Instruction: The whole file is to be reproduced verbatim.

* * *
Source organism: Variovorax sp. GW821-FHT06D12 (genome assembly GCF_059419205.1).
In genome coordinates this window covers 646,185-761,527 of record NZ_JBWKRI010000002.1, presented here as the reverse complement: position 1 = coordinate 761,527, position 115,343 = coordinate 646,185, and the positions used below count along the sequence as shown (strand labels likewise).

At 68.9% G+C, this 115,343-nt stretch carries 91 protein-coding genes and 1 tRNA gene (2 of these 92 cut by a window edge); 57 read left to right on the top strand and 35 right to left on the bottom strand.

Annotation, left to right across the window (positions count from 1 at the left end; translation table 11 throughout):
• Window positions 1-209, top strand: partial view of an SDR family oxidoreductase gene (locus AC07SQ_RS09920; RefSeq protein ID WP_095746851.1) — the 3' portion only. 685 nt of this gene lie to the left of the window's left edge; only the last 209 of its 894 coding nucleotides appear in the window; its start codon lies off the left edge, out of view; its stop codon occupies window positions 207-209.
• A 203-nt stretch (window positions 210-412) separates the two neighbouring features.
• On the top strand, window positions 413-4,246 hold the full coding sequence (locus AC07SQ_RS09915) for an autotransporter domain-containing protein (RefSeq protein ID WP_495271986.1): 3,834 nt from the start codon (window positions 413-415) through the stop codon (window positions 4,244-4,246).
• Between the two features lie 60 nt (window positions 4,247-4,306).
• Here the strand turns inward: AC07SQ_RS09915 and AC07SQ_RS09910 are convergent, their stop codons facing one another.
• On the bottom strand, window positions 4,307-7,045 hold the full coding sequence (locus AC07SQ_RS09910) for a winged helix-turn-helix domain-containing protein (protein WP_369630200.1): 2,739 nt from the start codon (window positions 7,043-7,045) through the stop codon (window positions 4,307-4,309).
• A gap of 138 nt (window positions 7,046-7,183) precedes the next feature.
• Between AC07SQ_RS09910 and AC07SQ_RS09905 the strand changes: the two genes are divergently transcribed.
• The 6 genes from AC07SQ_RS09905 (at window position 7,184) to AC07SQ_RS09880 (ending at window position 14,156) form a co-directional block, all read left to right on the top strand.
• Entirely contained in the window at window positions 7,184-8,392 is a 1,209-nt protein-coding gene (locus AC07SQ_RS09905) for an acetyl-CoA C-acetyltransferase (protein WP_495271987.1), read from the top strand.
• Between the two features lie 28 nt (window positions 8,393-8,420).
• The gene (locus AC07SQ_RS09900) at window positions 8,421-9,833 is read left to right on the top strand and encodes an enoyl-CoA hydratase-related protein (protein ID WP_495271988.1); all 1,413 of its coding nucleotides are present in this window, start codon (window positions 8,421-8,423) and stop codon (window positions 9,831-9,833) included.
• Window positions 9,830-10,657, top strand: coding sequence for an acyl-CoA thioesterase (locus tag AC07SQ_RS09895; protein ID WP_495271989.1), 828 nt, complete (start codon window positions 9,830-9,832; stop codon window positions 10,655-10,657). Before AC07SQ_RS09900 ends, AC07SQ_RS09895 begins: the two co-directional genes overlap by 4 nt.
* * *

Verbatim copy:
Source organism: Variovorax sp. GW821-FHT06D12 (genome assembly GCF_059419205.1).
In genome coordinates this window covers 646,185-761,527 of record NZ_JBWKRI010000002.1, presented here as the reverse complement: position 1 = coordinate 761,527, position 115,343 = coordinate 646,185, and the positions used below count along the sequence as shown (strand labels likewise).

At 68.9% G+C, this 115,343-nt stretch carries 91 protein-coding genes and 1 tRNA gene (2 of these 92 cut by a window edge); 57 read left to right on the top strand and 35 right to left on the bottom strand.

Annotation, left to right across the window (positions count from 1 at the left end; translation table 11 throughout):
• Window positions 1-209, top strand: partial view of an SDR family oxidoreductase gene (locus AC07SQ_RS09920; RefSeq protein ID WP_095746851.1) — the 3' portion only. 685 nt of this gene lie to the left of the window's left edge; only the last 209 of its 894 coding nucleotides appear in the window; its start codon lies off the left edge, out of view; its stop codon occupies window positions 207-209.
• A 203-nt stretch (window positions 210-412) separates the two neighbouring features.
• On the top strand, window positions 413-4,246 hold the full coding sequence (locus AC07SQ_RS09915) for an autotransporter domain-containing protein (RefSeq protein ID WP_495271986.1): 3,834 nt from the start codon (window positions 413-415) through the stop codon (window positions 4,244-4,246).
• Between the two features lie 60 nt (window positions 4,247-4,306).
• Here the strand turns inward: AC07SQ_RS09915 and AC07SQ_RS09910 are convergent, their stop codons facing one another.
• On the bottom strand, window positions 4,307-7,045 hold the full coding sequence (locus AC07SQ_RS09910) for a winged helix-turn-helix domain-containing protein (protein WP_369630200.1): 2,739 nt from the start codon (window positions 7,043-7,045) through the stop codon (window positions 4,307-4,309).
• A gap of 138 nt (window positions 7,046-7,183) precedes the next feature.
• Between AC07SQ_RS09910 and AC07SQ_RS09905 the strand changes: the two genes are divergently transcribed.
• The 6 genes from AC07SQ_RS09905 (at window position 7,184) to AC07SQ_RS09880 (ending at window position 14,156) form a co-directional block, all read left to right on the top strand.
• Entirely contained in the window at window positions 7,184-8,392 is a 1,209-nt protein-coding gene (locus AC07SQ_RS09905) for an acetyl-CoA C-acetyltransferase (protein WP_495271987.1), read from the top strand.
• Between the two features lie 28 nt (window positions 8,393-8,420).
• The gene (locus AC07SQ_RS09900) at window positions 8,421-9,833 is read left to right on the top strand and encodes an enoyl-CoA hydratase-related protein (protein ID WP_495271988.1); all 1,413 of its coding nucleotides are present in this window, start codon (window positions 8,421-8,423) and stop codon (window positions 9,831-9,833) included.
• Window positions 9,830-10,657, top strand: coding sequence for an acyl-CoA thioesterase (locus tag AC07SQ_RS09895; protein ID WP_495271989.1), 828 nt, complete (start codon window positions 9,830-9,832; stop codon window positions 10,655-10,657). Before AC07SQ_RS09900 ends, AC07SQ_RS09895 begins: the two co-directional genes overlap by 4 nt.